During the year abroad, students currently pay significantly reduced fees to the University. Fees for later years have not yet been confirmed but as an example, the course fees for a new-cohort undergraduate student on a Humanities course going on a year abroad in 2024 would equate to:

  • Home students: £1,385 for the year.
  • Overseas students: £13,110 for the year (please note this is an illustrative example for 24/25)

We recommend that students begin to research the costs associated with the various year abroad options as early as possible in the second year of the course. There is plenty of support, information and advice to help you.

Work placement costs, study costs, visa costs and living costs (such as accommodation) and travel expenses will vary depending on the destination and the activity undertaken.

Certain year abroad activities may provide a salary, depending on placement type and terms. Some funding towards year abroad placements is currently available through the Turing scheme, which provides living costs grants and enhanced support for disadvantaged students. The University plans to bid for Turing scheme funding to support year abroad activity in future academic years. UK students can continue to access government funding for living costs, and those from lower-income households who are means-tested will remain eligible for generous bursaries from Oxford. Travel grants and financial assistance for those with insufficient funds may also be available through your college, the faculty and the University.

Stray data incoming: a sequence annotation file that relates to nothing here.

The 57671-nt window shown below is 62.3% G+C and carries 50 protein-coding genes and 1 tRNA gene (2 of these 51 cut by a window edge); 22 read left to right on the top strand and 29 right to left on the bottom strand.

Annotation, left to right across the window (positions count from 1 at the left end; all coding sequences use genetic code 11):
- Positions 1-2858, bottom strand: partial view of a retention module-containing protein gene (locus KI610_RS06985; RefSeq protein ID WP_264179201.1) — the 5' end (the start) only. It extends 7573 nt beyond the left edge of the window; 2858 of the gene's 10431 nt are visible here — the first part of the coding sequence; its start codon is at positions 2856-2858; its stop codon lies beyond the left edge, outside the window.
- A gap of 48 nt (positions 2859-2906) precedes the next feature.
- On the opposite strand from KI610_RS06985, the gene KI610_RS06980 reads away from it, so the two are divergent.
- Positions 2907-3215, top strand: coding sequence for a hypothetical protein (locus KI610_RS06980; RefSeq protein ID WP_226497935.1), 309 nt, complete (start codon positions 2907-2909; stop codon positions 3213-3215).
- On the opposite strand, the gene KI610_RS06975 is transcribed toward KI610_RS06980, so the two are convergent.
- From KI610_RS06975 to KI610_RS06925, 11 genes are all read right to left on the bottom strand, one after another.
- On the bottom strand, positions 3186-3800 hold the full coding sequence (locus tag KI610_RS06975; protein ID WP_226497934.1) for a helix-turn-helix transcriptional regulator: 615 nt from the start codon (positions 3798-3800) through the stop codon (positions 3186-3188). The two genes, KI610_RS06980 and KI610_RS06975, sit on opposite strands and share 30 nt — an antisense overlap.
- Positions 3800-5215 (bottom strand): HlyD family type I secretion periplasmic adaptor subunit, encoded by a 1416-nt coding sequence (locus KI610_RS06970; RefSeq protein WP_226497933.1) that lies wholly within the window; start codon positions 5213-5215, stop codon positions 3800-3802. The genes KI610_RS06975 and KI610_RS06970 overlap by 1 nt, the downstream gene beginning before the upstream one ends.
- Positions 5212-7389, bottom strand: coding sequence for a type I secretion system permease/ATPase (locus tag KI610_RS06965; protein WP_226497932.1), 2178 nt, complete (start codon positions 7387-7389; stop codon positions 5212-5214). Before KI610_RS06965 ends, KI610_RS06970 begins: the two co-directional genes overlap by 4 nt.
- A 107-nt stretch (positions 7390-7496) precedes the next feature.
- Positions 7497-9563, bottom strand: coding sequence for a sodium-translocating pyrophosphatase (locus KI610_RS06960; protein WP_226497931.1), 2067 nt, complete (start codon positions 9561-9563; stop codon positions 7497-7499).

At present, students taking part in approved study exchanges supported by the Turing scheme do not pay tuition fees to other institutions. However, for some destinations, additional charges, which apply to all students at that institution, may be payable. If you study outside the Turing scheme framework, you will be liable to pay course fees and any other applicable charges to the relevant institution.

You can find the latest information about the Turing scheme at Oxford, on our dedicated webpage.

Course data

Click in each of the following course options to view further subject specific information and the Unistats data provided by Discover Uni for each subject option.

Course links

UCAS codes

Philosophy and Beginners' Czech


Philosophy and Czech


Philosophy and Beginners' German


Philosophy and French


Philosophy and German


Philosophy and Beginners' Modern Greek


Philosophy and Modern Greek


Philosophy and Beginners' Italian 


Philosophy and Italian


Philosophy and Beginners' Portuguese


Philosophy and Portuguese


Philosophy and Russian


Philosophy and Spanish


Contextual information

Unistats course data from Discover Uni provides applicants with statistics about a particular undergraduate course at Oxford. For a more holistic insight into what studying your chosen course here is likely to be like, we would encourage you to view the information below as well as to explore our website more widely.

The Oxford tutorial